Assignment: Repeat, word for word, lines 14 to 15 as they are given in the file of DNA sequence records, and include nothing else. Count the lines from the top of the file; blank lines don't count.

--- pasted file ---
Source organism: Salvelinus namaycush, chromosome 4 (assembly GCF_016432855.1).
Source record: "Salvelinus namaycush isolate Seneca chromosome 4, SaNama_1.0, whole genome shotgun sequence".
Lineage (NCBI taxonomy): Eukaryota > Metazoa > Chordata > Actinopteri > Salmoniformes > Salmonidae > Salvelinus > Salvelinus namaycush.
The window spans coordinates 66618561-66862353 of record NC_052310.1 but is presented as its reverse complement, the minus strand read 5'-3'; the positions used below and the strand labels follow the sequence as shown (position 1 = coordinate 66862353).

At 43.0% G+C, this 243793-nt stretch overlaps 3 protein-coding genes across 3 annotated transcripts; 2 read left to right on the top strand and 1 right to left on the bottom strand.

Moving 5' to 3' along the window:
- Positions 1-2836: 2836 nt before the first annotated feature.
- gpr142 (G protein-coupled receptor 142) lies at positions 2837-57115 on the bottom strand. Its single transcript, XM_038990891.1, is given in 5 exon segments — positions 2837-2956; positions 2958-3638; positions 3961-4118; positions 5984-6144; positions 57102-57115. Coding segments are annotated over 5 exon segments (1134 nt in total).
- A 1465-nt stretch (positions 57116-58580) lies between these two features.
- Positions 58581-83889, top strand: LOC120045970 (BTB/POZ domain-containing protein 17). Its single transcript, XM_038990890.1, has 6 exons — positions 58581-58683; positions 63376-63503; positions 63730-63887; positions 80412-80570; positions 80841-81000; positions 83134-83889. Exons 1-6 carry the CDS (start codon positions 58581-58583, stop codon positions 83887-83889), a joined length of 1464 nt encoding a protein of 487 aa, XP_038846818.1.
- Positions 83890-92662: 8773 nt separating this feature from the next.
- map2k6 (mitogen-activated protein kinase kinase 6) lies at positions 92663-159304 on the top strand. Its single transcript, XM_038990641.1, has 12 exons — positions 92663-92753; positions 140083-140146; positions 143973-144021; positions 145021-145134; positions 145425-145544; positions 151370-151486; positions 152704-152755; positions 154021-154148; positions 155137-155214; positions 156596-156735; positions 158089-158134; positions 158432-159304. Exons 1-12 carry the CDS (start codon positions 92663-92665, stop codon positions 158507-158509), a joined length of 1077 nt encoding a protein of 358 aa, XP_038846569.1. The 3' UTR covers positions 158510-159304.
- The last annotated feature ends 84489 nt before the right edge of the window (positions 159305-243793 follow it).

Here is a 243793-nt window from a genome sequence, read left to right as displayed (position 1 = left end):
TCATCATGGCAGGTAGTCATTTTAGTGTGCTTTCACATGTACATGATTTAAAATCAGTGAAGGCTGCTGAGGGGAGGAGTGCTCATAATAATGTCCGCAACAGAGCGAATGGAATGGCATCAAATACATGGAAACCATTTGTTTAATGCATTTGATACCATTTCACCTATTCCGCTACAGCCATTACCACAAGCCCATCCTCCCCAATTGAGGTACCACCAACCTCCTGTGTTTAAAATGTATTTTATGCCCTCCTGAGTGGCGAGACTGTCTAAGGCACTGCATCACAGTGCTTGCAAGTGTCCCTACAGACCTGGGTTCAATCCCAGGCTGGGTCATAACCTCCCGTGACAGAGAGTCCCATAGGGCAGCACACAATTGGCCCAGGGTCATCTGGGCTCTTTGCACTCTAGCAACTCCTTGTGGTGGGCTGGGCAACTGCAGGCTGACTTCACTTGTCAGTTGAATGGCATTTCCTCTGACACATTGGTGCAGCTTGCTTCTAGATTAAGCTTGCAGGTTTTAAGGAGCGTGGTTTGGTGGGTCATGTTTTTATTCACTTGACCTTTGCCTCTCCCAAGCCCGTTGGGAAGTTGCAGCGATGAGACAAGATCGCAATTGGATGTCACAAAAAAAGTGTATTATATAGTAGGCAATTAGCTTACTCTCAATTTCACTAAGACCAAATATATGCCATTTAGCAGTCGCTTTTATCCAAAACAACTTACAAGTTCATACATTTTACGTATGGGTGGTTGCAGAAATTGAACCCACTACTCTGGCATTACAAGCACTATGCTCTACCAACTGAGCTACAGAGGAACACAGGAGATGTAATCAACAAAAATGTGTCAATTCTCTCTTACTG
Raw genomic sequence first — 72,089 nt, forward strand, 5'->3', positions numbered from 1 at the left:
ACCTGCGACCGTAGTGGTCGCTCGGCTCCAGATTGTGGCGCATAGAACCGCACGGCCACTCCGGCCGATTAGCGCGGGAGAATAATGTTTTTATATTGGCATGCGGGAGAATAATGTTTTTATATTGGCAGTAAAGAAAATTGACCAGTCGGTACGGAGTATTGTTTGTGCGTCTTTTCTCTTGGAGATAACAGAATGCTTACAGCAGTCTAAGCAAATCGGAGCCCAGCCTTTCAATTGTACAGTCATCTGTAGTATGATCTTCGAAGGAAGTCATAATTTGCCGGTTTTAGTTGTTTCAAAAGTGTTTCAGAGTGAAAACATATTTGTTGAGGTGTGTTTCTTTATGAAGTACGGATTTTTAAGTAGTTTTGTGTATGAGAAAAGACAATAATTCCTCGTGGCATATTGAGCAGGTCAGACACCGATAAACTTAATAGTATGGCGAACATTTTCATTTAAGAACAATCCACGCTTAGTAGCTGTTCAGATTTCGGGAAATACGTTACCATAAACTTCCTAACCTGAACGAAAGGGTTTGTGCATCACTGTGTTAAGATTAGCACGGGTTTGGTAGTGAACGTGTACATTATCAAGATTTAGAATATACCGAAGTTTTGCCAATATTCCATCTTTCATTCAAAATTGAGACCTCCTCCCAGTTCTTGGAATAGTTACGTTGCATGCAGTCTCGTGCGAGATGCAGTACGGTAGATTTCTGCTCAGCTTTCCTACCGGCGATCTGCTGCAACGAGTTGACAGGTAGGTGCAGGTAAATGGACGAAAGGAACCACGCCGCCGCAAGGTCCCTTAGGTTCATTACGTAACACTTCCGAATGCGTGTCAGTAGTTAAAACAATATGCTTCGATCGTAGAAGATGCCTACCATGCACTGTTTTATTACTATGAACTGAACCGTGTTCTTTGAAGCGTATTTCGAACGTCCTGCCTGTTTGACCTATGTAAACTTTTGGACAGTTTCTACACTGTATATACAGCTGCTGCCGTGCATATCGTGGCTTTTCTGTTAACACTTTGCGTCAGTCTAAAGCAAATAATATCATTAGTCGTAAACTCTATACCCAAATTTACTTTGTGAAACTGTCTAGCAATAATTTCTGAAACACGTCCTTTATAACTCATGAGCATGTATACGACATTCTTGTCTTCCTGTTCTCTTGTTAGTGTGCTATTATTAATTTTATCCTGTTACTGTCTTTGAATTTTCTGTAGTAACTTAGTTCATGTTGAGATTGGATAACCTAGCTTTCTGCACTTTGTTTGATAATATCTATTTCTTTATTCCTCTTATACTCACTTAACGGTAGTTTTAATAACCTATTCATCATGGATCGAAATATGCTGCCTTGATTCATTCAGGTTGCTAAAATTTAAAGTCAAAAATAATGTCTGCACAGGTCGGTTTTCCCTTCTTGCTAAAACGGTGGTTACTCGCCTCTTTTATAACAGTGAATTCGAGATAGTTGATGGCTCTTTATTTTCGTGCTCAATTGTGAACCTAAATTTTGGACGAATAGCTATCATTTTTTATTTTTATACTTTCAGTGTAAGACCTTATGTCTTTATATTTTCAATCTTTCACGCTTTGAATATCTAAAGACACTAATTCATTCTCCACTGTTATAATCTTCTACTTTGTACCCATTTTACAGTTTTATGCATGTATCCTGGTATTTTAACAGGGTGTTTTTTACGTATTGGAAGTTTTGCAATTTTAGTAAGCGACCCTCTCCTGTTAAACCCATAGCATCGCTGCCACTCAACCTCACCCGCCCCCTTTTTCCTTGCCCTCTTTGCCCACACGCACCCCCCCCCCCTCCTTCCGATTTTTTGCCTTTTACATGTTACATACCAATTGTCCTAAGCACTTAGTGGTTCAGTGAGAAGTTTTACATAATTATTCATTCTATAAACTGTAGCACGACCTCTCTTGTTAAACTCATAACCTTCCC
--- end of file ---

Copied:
Here is a 243793-nt window from a genome sequence, read left to right as displayed (position 1 = left end):
TCATCATGGCAGGTAGTCATTTTAGTGTGCTTTCACATGTACATGATTTAAAATCAGTGAAGGCTGCTGAGGGGAGGAGTGCTCATAATAATGTCCGCAACAGAGCGAATGGAATGGCATCAAATACATGGAAACCATTTGTTTAATGCATTTGATACCATTTCACCTATTCCGCTACAGCCATTACCACAAGCCCATCCTCCCCAATTGAGGTACCACCAACCTCCTGTGTTTAAAATGTATTTTATGCCCTCCTGAGTGGCGAGACTGTCTAAGGCACTGCATCACAGTGCTTGCAAGTGTCCCTACAGACCTGGGTTCAATCCCAGGCTGGGTCATAACCTCCCGTGACAGAGAGTCCCATAGGGCAGCACACAATTGGCCCAGGGTCATCTGGGCTCTTTGCACTCTAGCAACTCCTTGTGGTGGGCTGGGCAACTGCAGGCTGACTTCACTTGTCAGTTGAATGGCATTTCCTCTGACACATTGGTGCAGCTTGCTTCTAGATTAAGCTTGCAGGTTTTAAGGAGCGTGGTTTGGTGGGTCATGTTTTTATTCACTTGACCTTTGCCTCTCCCAAGCCCGTTGGGAAGTTGCAGCGATGAGACAAGATCGCAATTGGATGTCACAAAAAAAGTGTATTATATAGTAGGCAATTAGCTTACTCTCAATTTCACTAAGACCAAATATATGCCATTTAGCAGTCGCTTTTATCCAAAACAACTTACAAGTTCATACATTTTACGTATGGGTGGTTGCAGAAATTGAACCCACTACTCTGGCATTACAAGCACTATGCTCTACCAACTGAGCTACAGAGGAACACAGGAGATGTAATCAACAAAAATGTGTCAATTCTCTCTTACTG